Economic Integration Across the Taiwan Strait

Economic Integration Across the Taiwan Strait

Global Perspectives

Edited by Peter C.Y. Chow

Despite their controversial political relationship, Taiwan and China remain very much entwined economically. This timely volume explores the complicated state of economic and trade relations between the two countries, meticulously unraveling the issue’s various threads and presenting an authoritative breakdown of a complex and fascinating economic linkage.

Chapter 7: Strategic alliance between Japan and Taiwan on the Chinese market: an empirical analysis of the IT industry

Chih- Ping Chen and Kai- Wen Hsieh

Subjects: asian studies, asian economics, economics and finance, asian economics, international economics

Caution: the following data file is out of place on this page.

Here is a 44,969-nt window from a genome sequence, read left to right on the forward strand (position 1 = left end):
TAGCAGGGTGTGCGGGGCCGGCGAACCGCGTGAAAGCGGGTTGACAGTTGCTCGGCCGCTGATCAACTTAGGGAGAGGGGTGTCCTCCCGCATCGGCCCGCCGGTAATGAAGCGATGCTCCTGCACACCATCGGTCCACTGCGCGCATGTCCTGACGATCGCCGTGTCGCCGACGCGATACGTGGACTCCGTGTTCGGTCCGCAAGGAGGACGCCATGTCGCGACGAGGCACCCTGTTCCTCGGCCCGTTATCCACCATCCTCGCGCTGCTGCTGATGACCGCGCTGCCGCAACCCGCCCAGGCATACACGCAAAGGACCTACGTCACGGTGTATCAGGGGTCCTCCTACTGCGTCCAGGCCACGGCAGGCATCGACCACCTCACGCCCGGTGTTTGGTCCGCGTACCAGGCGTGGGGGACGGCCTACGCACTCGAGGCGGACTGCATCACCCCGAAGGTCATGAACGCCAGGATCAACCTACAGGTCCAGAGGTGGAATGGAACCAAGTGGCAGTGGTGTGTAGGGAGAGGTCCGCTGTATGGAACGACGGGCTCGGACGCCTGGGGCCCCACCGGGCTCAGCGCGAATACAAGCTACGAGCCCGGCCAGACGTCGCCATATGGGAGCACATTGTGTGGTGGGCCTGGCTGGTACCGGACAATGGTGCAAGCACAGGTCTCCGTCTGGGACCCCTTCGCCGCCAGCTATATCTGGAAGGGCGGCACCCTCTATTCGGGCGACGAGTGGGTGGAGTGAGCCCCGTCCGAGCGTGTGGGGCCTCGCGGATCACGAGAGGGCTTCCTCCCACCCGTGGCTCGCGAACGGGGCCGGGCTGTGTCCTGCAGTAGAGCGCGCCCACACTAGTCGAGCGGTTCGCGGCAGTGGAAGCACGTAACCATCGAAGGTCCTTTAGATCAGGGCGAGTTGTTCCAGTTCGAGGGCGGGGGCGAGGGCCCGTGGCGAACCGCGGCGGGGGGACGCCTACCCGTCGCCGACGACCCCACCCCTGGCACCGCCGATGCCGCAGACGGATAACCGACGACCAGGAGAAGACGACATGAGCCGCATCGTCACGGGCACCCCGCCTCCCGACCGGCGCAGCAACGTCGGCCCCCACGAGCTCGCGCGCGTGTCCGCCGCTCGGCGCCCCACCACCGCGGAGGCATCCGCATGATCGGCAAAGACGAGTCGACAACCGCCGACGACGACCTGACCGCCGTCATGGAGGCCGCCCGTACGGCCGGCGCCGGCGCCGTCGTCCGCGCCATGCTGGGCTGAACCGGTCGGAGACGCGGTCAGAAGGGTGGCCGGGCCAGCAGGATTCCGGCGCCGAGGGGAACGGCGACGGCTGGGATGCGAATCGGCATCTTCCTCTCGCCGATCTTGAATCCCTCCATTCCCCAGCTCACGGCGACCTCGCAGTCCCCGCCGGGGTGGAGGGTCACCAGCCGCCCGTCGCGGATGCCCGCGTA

The rapid economic growth of China after its economic reform has been and still is an irresistible attraction for many foreign investors. But not all of them know how to complement one another or to penetrate the Chinese market successfully. In fact, some have encountered serious problems and even failure, as reported in economic and financial news. One of the most significant obstacles has been China’s legal and bureaucratic oversight (Weller, 1998). From foreign investors’ perspective, China’s legal system and bureaucratic structure causes uncertainty far greater than that of the ordinary business environment they encounter in other countries, whether developed or not. In addition, multinational enterprises (MNEs) have faced difficulties overcoming the cultural and societal barriers in managing their subsidiaries in China. Hence, successfully penetrating the vast market potential of China has become one of the hottest topics in international management. Due to language and cultural similarities between peoples on both sides of the Taiwan Strait, Taiwanese managers know better than other foreigners how to emphasize the social network so as to capitalize on their relationship (Guanxi) with China’s localities and overcome the Chinese legal system and bureaucratic structure.1 In contrast, Japanese firms are more used to relying on their industrial conglomerates of Keiretsu (business– industrial conglomerates with both vertical and horizontal integration between firms) to manage the supply chain globally.

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